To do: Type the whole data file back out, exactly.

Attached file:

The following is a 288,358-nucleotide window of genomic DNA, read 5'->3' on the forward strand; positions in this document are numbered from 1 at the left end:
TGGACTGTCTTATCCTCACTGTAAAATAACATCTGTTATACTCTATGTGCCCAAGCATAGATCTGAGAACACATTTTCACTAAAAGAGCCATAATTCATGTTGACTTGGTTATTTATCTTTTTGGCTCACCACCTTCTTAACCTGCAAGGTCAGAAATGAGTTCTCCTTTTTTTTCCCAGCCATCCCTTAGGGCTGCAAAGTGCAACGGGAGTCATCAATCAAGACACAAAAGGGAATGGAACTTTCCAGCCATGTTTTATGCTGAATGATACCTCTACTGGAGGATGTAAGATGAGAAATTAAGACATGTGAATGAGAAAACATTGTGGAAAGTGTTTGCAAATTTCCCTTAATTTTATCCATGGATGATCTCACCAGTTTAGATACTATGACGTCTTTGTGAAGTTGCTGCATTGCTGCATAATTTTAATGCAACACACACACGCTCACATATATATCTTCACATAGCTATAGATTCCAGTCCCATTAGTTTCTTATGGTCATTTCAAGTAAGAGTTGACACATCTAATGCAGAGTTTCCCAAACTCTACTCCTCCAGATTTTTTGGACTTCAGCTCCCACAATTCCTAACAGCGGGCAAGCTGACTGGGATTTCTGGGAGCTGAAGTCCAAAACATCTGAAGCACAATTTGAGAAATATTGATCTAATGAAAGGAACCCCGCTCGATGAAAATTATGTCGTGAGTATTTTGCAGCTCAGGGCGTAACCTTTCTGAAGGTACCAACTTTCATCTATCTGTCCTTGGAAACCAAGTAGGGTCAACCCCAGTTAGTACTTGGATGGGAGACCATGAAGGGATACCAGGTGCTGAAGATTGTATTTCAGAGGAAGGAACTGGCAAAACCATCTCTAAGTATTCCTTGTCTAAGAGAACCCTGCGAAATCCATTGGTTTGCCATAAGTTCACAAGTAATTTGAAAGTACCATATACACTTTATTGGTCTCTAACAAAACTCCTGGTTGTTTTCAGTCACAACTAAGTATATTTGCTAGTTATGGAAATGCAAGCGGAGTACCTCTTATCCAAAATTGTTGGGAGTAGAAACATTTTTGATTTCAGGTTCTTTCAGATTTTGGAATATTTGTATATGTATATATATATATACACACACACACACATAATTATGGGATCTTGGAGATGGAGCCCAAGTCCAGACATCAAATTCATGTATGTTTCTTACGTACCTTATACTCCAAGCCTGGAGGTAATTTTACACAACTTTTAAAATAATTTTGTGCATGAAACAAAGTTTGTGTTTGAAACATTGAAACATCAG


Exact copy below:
The following is a 288,358-nucleotide window of genomic DNA, read 5'->3' on the forward strand; positions in this document are numbered from 1 at the left end:
TGGACTGTCTTATCCTCACTGTAAAATAACATCTGTTATACTCTATGTGCCCAAGCATAGATCTGAGAACACATTTTCACTAAAAGAGCCATAATTCATGTTGACTTGGTTATTTATCTTTTTGGCTCACCACCTTCTTAACCTGCAAGGTCAGAAATGAGTTCTCCTTTTTTTTCCCAGCCATCCCTTAGGGCTGCAAAGTGCAACGGGAGTCATCAATCAAGACACAAAAGGGAATGGAACTTTCCAGCCATGTTTTATGCTGAATGATACCTCTACTGGAGGATGTAAGATGAGAAATTAAGACATGTGAATGAGAAAACATTGTGGAAAGTGTTTGCAAATTTCCCTTAATTTTATCCATGGATGATCTCACCAGTTTAGATACTATGACGTCTTTGTGAAGTTGCTGCATTGCTGCATAATTTTAATGCAACACACACACGCTCACATATATATCTTCACATAGCTATAGATTCCAGTCCCATTAGTTTCTTATGGTCATTTCAAGTAAGAGTTGACACATCTAATGCAGAGTTTCCCAAACTCTACTCCTCCAGATTTTTTGGACTTCAGCTCCCACAATTCCTAACAGCGGGCAAGCTGACTGGGATTTCTGGGAGCTGAAGTCCAAAACATCTGAAGCACAATTTGAGAAATATTGATCTAATGAAAGGAACCCCGCTCGATGAAAATTATGTCGTGAGTATTTTGCAGCTCAGGGCGTAACCTTTCTGAAGGTACCAACTTTCATCTATCTGTCCTTGGAAACCAAGTAGGGTCAACCCCAGTTAGTACTTGGATGGGAGACCATGAAGGGATACCAGGTGCTGAAGATTGTATTTCAGAGGAAGGAACTGGCAAAACCATCTCTAAGTATTCCTTGTCTAAGAGAACCCTGCGAAATCCATTGGTTTGCCATAAGTTCACAAGTAATTTGAAAGTACCATATACACTTTATTGGTCTCTAACAAAACTCCTGGTTGTTTTCAGTCACAACTAAGTATATTTGCTAGTTATGGAAATGCAAGCGGAGTACCTCTTATCCAAAATTGTTGGGAGTAGAAACATTTTTGATTTCAGGTTCTTTCAGATTTTGGAATATTTGTATATGTATATATATATATACACACACACACACATAATTATGGGATCTTGGAGATGGAGCCCAAGTCCAGACATCAAATTCATGTATGTTTCTTACGTACCTTATACTCCAAGCCTGGAGGTAATTTTACACAACTTTTAAAATAATTTTGTGCATGAAACAAAGTTTGTGTTTGAAACATTGAAACATCAG